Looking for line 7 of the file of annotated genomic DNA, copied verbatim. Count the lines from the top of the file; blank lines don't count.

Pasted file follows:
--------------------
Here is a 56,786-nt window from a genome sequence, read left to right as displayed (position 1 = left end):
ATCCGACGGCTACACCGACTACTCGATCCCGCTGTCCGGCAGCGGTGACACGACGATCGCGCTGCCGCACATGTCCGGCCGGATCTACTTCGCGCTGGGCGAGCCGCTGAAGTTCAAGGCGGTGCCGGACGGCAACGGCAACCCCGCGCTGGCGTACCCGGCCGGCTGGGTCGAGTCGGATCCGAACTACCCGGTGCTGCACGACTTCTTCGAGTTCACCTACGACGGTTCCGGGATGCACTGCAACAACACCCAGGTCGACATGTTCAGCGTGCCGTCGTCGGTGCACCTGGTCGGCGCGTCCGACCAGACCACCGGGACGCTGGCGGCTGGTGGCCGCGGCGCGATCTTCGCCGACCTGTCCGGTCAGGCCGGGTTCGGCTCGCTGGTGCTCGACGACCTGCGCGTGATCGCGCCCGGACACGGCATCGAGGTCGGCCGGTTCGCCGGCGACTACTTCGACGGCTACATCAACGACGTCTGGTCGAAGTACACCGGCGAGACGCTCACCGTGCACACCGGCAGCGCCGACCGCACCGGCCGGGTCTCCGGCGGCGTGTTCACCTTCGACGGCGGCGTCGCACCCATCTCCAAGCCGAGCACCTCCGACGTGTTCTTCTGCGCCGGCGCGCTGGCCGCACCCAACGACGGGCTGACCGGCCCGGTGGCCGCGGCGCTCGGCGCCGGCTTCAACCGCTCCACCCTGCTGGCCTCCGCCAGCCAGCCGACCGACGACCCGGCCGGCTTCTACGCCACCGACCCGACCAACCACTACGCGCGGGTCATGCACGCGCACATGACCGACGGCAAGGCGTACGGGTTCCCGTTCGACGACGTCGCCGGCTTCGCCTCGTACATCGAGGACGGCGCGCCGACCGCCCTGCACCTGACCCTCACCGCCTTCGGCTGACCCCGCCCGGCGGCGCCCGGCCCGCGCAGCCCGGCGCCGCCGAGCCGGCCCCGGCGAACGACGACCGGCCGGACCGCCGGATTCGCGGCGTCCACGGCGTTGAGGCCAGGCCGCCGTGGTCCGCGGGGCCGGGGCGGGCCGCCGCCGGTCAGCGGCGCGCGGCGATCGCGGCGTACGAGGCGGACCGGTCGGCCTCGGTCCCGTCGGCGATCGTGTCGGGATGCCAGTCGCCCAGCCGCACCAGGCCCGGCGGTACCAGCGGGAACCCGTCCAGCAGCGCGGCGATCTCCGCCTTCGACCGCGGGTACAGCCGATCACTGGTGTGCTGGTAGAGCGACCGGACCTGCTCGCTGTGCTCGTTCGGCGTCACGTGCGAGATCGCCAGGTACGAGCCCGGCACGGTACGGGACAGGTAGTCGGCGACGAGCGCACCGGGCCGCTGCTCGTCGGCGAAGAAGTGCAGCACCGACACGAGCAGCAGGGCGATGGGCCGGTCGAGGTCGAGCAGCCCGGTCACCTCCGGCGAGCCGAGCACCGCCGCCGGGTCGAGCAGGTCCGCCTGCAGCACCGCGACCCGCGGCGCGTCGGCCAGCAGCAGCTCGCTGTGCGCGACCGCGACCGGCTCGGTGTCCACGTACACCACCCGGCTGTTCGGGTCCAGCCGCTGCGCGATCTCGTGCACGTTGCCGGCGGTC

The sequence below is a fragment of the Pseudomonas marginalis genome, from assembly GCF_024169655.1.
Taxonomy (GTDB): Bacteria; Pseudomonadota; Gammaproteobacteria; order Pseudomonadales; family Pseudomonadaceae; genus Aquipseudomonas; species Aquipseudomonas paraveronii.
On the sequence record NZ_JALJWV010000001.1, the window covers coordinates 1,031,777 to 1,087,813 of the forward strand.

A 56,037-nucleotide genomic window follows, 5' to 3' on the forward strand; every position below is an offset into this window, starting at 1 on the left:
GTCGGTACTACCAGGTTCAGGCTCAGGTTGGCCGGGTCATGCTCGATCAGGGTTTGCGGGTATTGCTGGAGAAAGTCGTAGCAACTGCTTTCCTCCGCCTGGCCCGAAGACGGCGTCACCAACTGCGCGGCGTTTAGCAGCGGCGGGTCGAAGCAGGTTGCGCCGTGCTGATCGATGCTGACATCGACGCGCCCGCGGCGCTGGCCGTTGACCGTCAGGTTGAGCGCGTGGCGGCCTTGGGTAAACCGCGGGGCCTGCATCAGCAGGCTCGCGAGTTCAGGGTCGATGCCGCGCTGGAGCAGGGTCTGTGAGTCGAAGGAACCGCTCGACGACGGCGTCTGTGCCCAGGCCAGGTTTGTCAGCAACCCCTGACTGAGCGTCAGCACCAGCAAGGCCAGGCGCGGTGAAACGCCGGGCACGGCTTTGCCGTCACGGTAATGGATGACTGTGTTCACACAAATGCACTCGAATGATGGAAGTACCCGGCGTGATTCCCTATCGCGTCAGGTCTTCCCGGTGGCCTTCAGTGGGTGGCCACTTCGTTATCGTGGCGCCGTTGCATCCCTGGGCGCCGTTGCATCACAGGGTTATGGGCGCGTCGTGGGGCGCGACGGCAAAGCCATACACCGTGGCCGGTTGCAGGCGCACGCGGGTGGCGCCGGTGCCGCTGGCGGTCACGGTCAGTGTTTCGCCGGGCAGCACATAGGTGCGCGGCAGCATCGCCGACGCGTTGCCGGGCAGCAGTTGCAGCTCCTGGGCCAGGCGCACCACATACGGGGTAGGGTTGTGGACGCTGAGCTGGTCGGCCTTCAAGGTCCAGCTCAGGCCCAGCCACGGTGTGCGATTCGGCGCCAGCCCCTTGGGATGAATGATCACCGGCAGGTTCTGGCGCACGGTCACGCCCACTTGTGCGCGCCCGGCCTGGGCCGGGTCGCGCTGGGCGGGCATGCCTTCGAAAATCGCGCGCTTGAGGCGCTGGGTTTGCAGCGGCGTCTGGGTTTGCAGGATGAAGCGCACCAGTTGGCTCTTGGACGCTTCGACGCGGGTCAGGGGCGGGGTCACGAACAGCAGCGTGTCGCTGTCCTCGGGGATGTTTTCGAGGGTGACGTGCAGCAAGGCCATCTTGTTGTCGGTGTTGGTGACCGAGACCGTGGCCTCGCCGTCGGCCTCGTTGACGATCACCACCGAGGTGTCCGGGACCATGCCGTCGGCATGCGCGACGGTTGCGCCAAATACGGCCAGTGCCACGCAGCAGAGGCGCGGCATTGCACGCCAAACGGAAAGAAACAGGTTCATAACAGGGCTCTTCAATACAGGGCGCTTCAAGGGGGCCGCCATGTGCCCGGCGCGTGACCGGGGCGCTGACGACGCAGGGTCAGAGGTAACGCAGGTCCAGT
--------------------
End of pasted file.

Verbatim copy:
GTCGGTACTACCAGGTTCAGGCTCAGGTTGGCCGGGTCATGCTCGATCAGGGTTTGCGGGTATTGCTGGAGAAAGTCGTAGCAACTGCTTTCCTCCGCCTGGCCCGAAGACGGCGTCACCAACTGCGCGGCGTTTAGCAGCGGCGGGTCGAAGCAGGTTGCGCCGTGCTGATCGATGCTGACATCGACGCGCCCGCGGCGCTGGCCGTTGACCGTCAGGTTGAGCGCGTGGCGGCCTTGGGTAAACCGCGGGGCCTGCATCAGCAGGCTCGCGAGTTCAGGGTCGATGCCGCGCTGGAGCAGGGTCTGTGAGTCGAAGGAACCGCTCGACGACGGCGTCTGTGCCCAGGCCAGGTTTGTCAGCAACCCCTGACTGAGCGTCAGCACCAGCAAGGCCAGGCGCGGTGAAACGCCGGGCACGGCTTTGCCGTCACGGTAATGGATGACTGTGTTCACACAAATGCACTCGAATGATGGAAGTACCCGGCGTGATTCCCTATCGCGTCAGGTCTTCCCGGTGGCCTTCAGTGGGTGGCCACTTCGTTATCGTGGCGCCGTTGCATCCCTGGGCGCCGTTGCATCACAGGGTTATGGGCGCGTCGTGGGGCGCGACGGCAAAGCCATACACCGTGGCCGGTTGCAGGCGCACGCGGGTGGCGCCGGTGCCGCTGGCGGTCACGGTCAGTGTTTCGCCGGGCAGCACATAGGTGCGCGGCAGCATCGCCGACGCGTTGCCGGGCAGCAGTTGCAGCTCCTGGGCCAGGCGCACCACATACGGGGTAGGGTTGTGGACGCTGAGCTGGTCGGCCTTCAAGGTCCAGCTCAGGCCCAGCCACGGTGTGCGATTCGGCGCCAGCCCCTTGGGATGAATGATCACCGGCAGGTTCTGGCGCACGGTCACGCCCACTTGTGCGCGCCCGGCCTGGGCCGGGTCGCGCTGGGCGGGCATGCCTTCGAAAATCGCGCGCTTGAGGCGCTGGGTTTGCAGCGGCGTCTGGGTTTGCAGGATGAAGCGCACCAGTTGGCTCTTGGACGCTTCGACGCGGGTCAGGGGCGGGGTCACGAACAGCAGCGTGTCGCTGTCCTCGGGGATGTTTTCGAGGGTGACGTGCAGCAAGGCCATCTTGTTGTCGGTGTTGGTGACCGAGACCGTGGCCTCGCCGTCGGCCTCGTTGACGATCACCACCGAGGTGTCCGGGACCATGCCGTCGGCATGCGCGACGGTTGCGCCAAATACGGCCAGTGCCACGCAGCAGAGGCGCGGCATTGCACGCCAAACGGAAAGAAACAGGTTCATAACAGGGCTCTTCAATACAGGGCGCTTCAAGGGGGCCGCCATGTGCCCGGCGCGTGACCGGGGCGCTGACGACGCAGGGTCAGAGGTAACGCAGGTCCAGT